This was our last visit with Dr.Mack and at the end of it he handed his business card asking us to stay in touch and to feel free to follow-up with him if we had any further questions. Though to this day I haven’t been back in touch with Dr.Mack, I have a strong respect for him and think of him as part of Kate’s broader medical team.


Dr.Rodriguez – Hematology

We had met with Dr.Rodriguez at the beginning of our visit to Mayo, but as she did not have all the lab specimens and information about Kate, we had rescheduled our visit for later in the week.

Dr. Rodriguez reviewed with us what we already knew about Kate’s red blood cells (RBCs). She was producing them, but they were small (microcytic), pale (not red, but a pale pink), and misshapen. This would impact Kate’s ability to utilize/metabolize iron properly (i.e. she has iron, she just can’t use it). This is why a ‘sideroblast’ or ring of iron forms.

Dr.Rodriguez felt that there was really no intervention they could do other than watch and monitor. Kate’s Hbg did not drop below the low 70s and would rebound to the low 90s – neither level required transfusion (120 would be normal). She felt Kate’s sideroblastic anemia was a ‘anemia of chronic disease’.  She felt that if Kate’s episodes became less and less, her Hbg may normalize. She described this a function of Kate’s bone marrow, which is an organ of the body and mirrors how the body is feeling. Kate’s RBC could not normalize because of her illness.

Dr.Rodriguez did not have a suggestion of an underlying illness for Kate.
We now know that it is a key feature/condition of Kate’s rare form of mitochondrial disease.


And that concluded our visit to Mayo. Seven days of intense medical discussions about my daughter. Hoping for answers.

What I did come away with was a renewed confidence that our children’s hospital had been doing an excellent job for Kate – from a diagnostic point of view. Their suspicions of mitochondrial disease were confirmed and they were on the right path with testing.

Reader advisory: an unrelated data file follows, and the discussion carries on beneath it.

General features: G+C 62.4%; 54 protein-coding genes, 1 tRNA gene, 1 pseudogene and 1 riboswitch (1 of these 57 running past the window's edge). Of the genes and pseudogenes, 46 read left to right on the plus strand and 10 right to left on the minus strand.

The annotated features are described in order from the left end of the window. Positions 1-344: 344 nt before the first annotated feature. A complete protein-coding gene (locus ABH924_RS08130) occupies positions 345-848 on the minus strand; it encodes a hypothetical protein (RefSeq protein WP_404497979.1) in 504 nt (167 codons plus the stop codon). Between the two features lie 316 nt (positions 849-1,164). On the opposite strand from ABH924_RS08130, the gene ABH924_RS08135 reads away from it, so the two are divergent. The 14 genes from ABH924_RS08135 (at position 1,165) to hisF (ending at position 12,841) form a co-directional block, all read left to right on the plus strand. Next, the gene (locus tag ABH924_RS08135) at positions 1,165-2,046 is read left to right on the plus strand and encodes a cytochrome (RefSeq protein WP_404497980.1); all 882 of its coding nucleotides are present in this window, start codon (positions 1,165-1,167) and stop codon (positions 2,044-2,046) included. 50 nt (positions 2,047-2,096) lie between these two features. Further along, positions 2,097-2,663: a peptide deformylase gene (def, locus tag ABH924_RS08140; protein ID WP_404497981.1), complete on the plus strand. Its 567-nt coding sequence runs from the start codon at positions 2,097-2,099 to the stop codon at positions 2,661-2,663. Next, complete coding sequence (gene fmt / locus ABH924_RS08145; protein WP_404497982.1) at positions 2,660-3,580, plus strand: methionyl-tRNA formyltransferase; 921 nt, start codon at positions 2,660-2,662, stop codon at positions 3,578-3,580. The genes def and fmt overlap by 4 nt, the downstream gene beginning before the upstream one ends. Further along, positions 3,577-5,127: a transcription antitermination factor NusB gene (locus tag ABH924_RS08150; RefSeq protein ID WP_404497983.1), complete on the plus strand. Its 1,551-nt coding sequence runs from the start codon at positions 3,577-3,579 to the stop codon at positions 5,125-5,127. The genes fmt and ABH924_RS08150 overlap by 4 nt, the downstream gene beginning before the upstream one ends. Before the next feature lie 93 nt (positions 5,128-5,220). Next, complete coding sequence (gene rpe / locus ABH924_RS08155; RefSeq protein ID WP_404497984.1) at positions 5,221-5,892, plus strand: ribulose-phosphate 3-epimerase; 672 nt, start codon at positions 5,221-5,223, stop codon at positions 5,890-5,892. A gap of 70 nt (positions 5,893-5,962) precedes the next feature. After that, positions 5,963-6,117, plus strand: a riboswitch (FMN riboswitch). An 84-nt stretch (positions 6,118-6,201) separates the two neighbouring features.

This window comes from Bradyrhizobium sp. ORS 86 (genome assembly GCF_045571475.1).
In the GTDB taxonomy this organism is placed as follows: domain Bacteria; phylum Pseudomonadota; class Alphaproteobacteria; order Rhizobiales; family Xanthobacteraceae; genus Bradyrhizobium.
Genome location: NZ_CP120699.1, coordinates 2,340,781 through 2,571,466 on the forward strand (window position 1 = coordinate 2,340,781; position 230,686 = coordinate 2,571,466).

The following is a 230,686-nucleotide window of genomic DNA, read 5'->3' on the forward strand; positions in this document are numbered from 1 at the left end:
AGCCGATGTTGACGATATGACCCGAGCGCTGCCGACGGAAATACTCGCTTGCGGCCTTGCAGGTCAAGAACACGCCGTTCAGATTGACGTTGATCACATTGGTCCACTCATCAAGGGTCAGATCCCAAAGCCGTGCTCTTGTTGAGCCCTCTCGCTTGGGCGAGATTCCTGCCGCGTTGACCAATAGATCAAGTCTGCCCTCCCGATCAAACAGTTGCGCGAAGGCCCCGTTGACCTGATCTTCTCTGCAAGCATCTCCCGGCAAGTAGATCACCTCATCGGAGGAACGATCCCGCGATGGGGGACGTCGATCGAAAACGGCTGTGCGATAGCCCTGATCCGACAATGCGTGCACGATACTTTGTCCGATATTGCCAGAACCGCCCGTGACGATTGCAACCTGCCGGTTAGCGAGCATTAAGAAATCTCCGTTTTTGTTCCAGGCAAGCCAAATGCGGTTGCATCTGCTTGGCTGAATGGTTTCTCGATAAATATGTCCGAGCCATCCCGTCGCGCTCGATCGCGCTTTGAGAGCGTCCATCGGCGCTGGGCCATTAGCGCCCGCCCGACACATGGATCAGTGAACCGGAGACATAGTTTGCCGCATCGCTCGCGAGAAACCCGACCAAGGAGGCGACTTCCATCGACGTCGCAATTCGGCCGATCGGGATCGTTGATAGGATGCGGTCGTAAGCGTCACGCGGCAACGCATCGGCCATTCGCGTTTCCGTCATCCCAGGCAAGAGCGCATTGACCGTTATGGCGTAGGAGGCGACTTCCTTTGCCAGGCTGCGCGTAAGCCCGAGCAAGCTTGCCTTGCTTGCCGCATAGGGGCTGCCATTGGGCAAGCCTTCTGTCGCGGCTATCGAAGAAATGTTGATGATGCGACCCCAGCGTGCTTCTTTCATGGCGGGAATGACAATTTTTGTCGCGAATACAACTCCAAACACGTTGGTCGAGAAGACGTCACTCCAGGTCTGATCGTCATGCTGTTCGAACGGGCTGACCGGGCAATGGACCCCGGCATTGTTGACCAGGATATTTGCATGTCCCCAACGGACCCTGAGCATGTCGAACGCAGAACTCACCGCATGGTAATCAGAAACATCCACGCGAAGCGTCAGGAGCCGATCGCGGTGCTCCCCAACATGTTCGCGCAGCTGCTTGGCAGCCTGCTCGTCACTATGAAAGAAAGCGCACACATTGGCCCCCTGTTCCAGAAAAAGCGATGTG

What we did not come away with were clear answers or a new direction. And in the end, perhaps the visit was not necessary, but it give me the confidence that we were starting to exhaust all channels in hoping for a diagnosis for Kate. The visit to Mayo may not have been a ‘success’ when it came to answers, but in the bigger picture it was a necessary step.






Mayo Clinic – The Visit Part 2

The continued story of our visit to the Mayo Clinic.

October 23rd
We started our long day with a visit to metabolics. A detailed history was taken and we reviewed the family genetic history that I had provided a couple of days before. There was much discussion and review of Kate’s “episodes” and detailing what exactly occurs. We discussed specifics such as Kate’s blood lactate, muscle biopsy and results, and carnitine levels etc. I am still amazed at the amount of medical information and detail I carry around with me in my head. Details memorized and complicated medical jargon understood and able to be discussed as needed. (Where did I put that MD diploma?).
The metabolics resident – yes, we met with a resident first – was very interested in Kate’s sensory neural hearing loss, developmental delay, sideroblastic anemia and her episodes. She felt they are clearly pointed to a metabolic disorder. Again, this was not news to us, but good to hear from yet another source.
Something that was explained to us that I did not fully appreciate were the muscle biopsy results. Kate’s results were coming back negative for mitochondrial disease. In brief, she had many mitochondrion in the muscle and they are appeared to be healthy/normal. What was explained to us at the Mayo Clinic is that the tissue biopsy needs to come from affected muscle and/or the brain. A negative result can simply mean that tissue is not affected – at that time. As I have said before, mitochondrial disease can be a bitch to diagnose.

A Lesson on Mito
I got an extensive biology lesson at Mayo about mitochondrial disease:
– in kids the more common causes of mitochondrial disease are the nuclear genes (maternal DNA)
– mito is very difficult to diagnose (better now in 2013)
– not all mitochondrial diseases cause increase lactic acid in the blood or prolonged elevated blood lactate
– not all tissue are affected, e.g. in Kate her muscle tissue of the large rectis femoris leg muscle may not yet be affected, while other areas of her body are